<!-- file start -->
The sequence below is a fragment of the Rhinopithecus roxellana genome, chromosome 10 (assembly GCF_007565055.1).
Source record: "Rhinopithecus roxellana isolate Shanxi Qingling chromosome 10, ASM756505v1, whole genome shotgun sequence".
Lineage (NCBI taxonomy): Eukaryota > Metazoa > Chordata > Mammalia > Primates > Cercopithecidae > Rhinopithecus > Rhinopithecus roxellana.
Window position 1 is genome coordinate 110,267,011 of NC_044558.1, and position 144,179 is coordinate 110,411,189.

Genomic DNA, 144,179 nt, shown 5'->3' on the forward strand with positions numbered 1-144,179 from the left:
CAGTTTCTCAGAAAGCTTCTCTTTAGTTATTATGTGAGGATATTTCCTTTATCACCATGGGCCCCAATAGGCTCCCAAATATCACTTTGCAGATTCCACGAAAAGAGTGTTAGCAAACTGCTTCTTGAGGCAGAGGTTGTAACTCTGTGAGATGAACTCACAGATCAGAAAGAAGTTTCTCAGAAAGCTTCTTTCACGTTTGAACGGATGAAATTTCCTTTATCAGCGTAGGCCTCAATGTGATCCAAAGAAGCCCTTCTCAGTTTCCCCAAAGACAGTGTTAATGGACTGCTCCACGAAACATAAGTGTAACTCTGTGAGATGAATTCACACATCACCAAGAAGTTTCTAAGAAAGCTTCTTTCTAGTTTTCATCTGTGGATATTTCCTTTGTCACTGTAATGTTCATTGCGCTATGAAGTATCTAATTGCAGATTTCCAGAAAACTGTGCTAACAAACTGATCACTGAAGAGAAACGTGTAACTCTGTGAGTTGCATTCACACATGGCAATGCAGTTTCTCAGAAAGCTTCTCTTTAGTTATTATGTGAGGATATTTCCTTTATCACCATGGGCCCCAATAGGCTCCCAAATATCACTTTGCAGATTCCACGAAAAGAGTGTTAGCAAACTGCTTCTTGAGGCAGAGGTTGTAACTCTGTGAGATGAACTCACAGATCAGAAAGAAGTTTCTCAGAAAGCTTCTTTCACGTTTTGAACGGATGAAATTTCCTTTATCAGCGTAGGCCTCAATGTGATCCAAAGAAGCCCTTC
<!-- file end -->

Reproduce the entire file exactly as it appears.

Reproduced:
The sequence below is a fragment of the Rhinopithecus roxellana genome, chromosome 10 (assembly GCF_007565055.1).
Source record: "Rhinopithecus roxellana isolate Shanxi Qingling chromosome 10, ASM756505v1, whole genome shotgun sequence".
Lineage (NCBI taxonomy): Eukaryota > Metazoa > Chordata > Mammalia > Primates > Cercopithecidae > Rhinopithecus > Rhinopithecus roxellana.
Window position 1 is genome coordinate 110,267,011 of NC_044558.1, and position 144,179 is coordinate 110,411,189.

Genomic DNA, 144,179 nt, shown 5'->3' on the forward strand with positions numbered 1-144,179 from the left:
CAGTTTCTCAGAAAGCTTCTCTTTAGTTATTATGTGAGGATATTTCCTTTATCACCATGGGCCCCAATAGGCTCCCAAATATCACTTTGCAGATTCCACGAAAAGAGTGTTAGCAAACTGCTTCTTGAGGCAGAGGTTGTAACTCTGTGAGATGAACTCACAGATCAGAAAGAAGTTTCTCAGAAAGCTTCTTTCACGTTTGAACGGATGAAATTTCCTTTATCAGCGTAGGCCTCAATGTGATCCAAAGAAGCCCTTCTCAGTTTCCCCAAAGACAGTGTTAATGGACTGCTCCACGAAACATAAGTGTAACTCTGTGAGATGAATTCACACATCACCAAGAAGTTTCTAAGAAAGCTTCTTTCTAGTTTTCATCTGTGGATATTTCCTTTGTCACTGTAATGTTCATTGCGCTATGAAGTATCTAATTGCAGATTTCCAGAAAACTGTGCTAACAAACTGATCACTGAAGAGAAACGTGTAACTCTGTGAGTTGCATTCACACATGGCAATGCAGTTTCTCAGAAAGCTTCTCTTTAGTTATTATGTGAGGATATTTCCTTTATCACCATGGGCCCCAATAGGCTCCCAAATATCACTTTGCAGATTCCACGAAAAGAGTGTTAGCAAACTGCTTCTTGAGGCAGAGGTTGTAACTCTGTGAGATGAACTCACAGATCAGAAAGAAGTTTCTCAGAAAGCTTCTTTCACGTTTTGAACGGATGAAATTTCCTTTATCAGCGTAGGCCTCAATGTGATCCAAAGAAGCCCTTC